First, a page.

Seahawks Takeaways: The unsung hero of defense’s newfound dominance
The Seahawks secured a playoff spot and jumped back into first place in the NFC West after their 20-15 win Sunday over the Washington Football Team.
The good news is that Seattle’s defense held an opponent to fewer than 17 points for the fourth consecutive week. The bad news is that for the fourth time in six weeks, a Seahawks offense that was once the highest-scoring unit in the league put up fewer than 23 points.
So, how do fans make sense of the mixed results from Sunday’s win? Here are four takeaways:
D.J. Reed is making his case for a starting job
The Seahawks will have plenty of roster moves to make with cornerbacks Tre Flowers and Quinton Dunbar both getting healthier, but D.J. Reed’s performance in relief of those two is making this a tough decision for Seattle.
Reed didn’t just have his best game this Sunday against Washington, making one interception and three passes defended, but he also one of the best games from a Seattle cornerback this year – and that’s according to head coach Pete Carroll.
Carroll pointed to Reed’s play during his interception of a pass from Washington quarterback Dwayne Haskins. Reed was covering receiver Terry McLaurin but handed him off to Quandre Diggs after spotting Chris Sims crossing underneath. Haskins told reporters postgame he thought Reed would stay with McLaurin, which would have left Sims with plenty of open field.
“We have not done that well, consistently, over the years,” Carroll told Danny O’Neil and Paul Gallant during Monday morning’s Pete Carroll Show on 710 ESPN Seattle. “It depends on the awareness of the guys. Can they see it coming? He showed that weeks ago when he first got out there that he understands what’s happening in that zone principle. And so when they gave him a shot at it, he stole it.”
The 2️⃣nd interception of the day belongs to @D7_Reed!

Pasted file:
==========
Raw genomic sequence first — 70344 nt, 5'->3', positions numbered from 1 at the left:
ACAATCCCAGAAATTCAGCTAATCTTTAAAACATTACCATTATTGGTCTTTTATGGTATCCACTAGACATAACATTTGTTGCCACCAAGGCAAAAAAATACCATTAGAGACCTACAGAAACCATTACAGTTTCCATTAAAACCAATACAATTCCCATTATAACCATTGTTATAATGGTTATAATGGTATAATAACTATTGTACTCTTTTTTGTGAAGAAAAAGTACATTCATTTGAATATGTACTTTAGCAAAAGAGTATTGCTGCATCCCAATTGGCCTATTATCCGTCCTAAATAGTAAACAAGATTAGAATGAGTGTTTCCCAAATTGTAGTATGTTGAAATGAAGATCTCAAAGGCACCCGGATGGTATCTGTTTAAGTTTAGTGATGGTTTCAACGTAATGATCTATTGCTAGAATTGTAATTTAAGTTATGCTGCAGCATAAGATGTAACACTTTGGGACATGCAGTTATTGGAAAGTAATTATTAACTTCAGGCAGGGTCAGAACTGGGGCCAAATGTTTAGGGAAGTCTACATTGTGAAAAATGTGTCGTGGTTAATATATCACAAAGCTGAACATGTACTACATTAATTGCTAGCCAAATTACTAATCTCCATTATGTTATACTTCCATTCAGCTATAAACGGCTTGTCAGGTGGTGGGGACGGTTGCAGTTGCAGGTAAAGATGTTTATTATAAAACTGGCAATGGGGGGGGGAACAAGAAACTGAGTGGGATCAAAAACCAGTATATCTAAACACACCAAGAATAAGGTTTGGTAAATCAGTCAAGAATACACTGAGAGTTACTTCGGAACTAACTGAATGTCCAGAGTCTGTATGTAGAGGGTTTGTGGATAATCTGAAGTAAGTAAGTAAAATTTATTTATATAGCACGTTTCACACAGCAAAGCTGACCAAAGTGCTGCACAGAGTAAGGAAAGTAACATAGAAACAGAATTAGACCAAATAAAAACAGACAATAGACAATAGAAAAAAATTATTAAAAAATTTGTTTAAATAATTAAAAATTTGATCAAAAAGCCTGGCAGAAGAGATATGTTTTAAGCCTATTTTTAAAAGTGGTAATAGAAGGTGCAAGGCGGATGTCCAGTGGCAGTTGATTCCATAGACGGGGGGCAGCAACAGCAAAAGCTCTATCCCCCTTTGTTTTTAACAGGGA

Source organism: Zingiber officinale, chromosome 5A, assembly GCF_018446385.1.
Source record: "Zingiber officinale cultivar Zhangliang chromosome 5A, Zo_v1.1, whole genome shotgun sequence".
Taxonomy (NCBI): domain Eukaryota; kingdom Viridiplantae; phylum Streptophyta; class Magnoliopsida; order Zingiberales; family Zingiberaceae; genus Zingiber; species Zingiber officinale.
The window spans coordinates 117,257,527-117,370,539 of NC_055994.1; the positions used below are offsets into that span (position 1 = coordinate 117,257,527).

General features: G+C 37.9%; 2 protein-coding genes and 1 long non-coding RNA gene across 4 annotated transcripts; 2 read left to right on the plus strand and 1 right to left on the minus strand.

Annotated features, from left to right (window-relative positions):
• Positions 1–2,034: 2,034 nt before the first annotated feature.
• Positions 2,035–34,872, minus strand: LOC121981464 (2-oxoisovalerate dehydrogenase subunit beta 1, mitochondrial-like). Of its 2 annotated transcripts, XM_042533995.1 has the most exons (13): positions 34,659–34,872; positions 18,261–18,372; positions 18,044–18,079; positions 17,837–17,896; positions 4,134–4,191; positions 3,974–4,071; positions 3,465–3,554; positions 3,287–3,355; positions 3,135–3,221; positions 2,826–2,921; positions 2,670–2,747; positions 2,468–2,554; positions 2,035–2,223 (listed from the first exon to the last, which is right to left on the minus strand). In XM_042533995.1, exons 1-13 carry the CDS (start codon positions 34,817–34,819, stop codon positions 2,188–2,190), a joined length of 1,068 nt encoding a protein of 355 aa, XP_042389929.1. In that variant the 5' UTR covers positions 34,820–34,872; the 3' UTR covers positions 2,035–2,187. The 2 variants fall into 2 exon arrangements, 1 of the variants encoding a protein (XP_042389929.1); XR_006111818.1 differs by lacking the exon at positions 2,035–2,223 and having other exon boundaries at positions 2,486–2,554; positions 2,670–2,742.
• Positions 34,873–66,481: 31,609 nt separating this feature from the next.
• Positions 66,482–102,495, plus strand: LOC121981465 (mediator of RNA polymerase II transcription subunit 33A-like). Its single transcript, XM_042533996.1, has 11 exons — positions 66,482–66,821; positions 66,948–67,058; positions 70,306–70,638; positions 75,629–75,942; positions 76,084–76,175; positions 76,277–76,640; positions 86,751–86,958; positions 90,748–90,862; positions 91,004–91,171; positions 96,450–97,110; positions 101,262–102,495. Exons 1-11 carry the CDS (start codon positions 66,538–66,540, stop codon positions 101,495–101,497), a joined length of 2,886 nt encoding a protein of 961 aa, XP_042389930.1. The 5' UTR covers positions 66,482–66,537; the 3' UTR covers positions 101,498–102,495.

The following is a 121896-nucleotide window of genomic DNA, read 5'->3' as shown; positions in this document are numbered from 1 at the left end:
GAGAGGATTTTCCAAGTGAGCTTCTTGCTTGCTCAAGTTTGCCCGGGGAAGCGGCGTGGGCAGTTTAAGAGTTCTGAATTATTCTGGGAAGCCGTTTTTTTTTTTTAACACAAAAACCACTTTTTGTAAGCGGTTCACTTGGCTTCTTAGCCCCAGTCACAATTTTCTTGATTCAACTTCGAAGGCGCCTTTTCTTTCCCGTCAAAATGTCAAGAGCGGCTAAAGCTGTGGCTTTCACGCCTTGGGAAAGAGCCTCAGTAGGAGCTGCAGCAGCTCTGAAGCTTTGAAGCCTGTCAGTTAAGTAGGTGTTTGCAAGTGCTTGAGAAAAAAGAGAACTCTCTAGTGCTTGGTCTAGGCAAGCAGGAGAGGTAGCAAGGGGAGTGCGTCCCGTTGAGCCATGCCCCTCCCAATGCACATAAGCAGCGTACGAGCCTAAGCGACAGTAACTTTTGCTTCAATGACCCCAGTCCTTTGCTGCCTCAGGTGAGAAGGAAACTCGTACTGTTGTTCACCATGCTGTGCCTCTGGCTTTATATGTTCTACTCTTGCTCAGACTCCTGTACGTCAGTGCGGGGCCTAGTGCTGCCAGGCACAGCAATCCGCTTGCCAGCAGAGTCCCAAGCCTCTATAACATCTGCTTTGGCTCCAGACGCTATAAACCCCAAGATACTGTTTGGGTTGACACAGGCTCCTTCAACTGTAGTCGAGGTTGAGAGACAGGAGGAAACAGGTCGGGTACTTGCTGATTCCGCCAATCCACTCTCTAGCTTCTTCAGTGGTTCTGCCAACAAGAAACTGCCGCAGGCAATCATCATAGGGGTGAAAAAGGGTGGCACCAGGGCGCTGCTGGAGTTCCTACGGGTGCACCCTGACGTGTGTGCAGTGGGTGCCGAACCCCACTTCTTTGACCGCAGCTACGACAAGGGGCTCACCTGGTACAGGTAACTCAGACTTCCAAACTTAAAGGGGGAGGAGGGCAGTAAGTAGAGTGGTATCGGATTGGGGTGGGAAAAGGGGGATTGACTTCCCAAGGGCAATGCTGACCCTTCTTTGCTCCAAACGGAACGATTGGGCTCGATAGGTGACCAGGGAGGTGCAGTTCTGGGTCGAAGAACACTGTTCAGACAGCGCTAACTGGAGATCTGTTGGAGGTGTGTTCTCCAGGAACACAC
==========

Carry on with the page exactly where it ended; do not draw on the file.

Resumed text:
— Seattle Seahawks (@Seahawks) December 20, 2020
Reed is a smaller defensive back at 5 foot 9, and when he was claimed off waivers from the 49ers the belief was that he would compete at the nickel spot with Ugo Amadi. However, he’s held up well at the outside corner spot.
Carlos Dunlap is one of John Schneider’s best trades
Some of general manager John Schneider’s best acquisitions for the Seahawks have been in-season trades. There was an October 2010 trade for running back Marshawn Lynch, a 2017 trade for left tackle Duane Brown, a 2019 trade for safety Quandre Diggs, and this year’s trade for pass rusher Carlos Dunlap in which Seattle sent Cincinnati a backup center and a 2021 seventh-round pick. Sweetening the pot was Dunlap’s willingness to restructure his deal with Seattle to get the trade done.
Dunlap is quickly becoming one of the best additions under Schneider. The veteran pass rusher has five sacks in six games, with two of those coming during an opponent’s final drive. The first of those was a sack of Cardinals quarterback Kyler Murray on fourth down to ice a victory in November, and the second came on a third-down attempt in Sunday’s win.
Seattle’s defensive turnaround has been stunning. There was a time this defense was giving up over 470 yards per game. But they’ve seen drastic improvement since the arrival of Dunlap and the return of a healthy Jamal Adams, making 31 sacks in their last eight games.
The Seahawks’ offense needs to right the ship
The Seahawks clinched a playoff spot and leapt back into first place in the NFC West with their win. That’s something to be proud of. But the second-half stalling on offense left plenty of fans scratching their heads.
Third down remains an issue. Seattle converted just once in five attempts. Wilson had just 50 passing yards after halftime and the offense didn’t find the end zone again following Carlos Hyde’s 50-yard scoring run early in the third quarter. It didn’t matter in the end – Seattle’s defense held Washington at bay and the Seahawks secured the 20-15 win. But they’ll need to be more explosive than that and find the end zone more often if they want to stay above the rest of the playoff pool.
Jamal Adams has perspective on Seahawks’ playoff berth
It’s fair for Seahawks fans – or any sports fans — to critique patterns and flaws from the game or to feel frustrated with a talented team that hasn’t made the most of that talent. After all, when you trade two first-rounders and boast one of the league’s top passers, the expectation is to return to the NFC Championship and advance to a Super Bowl.
But Jamal Adams’ postgame comments add some perspective.
“That’s a helluva feeling man,” an ecstatic Adams told a reporter when the former New York Jet was asked about his first ever trip to the postseason. “I’m sorry, I’m not used to this, guys. Forgive me. I know you guys are used to Seattle, always go to the playoffs. I’m not used to this.”
I’m not telling anyone how to feel about their team, but if you were to take a moment to enjoy the feeling of Seattle clinching a playoff berth for the eighth time in the nine years that Russell Wilson has been with this team, no one would blame you.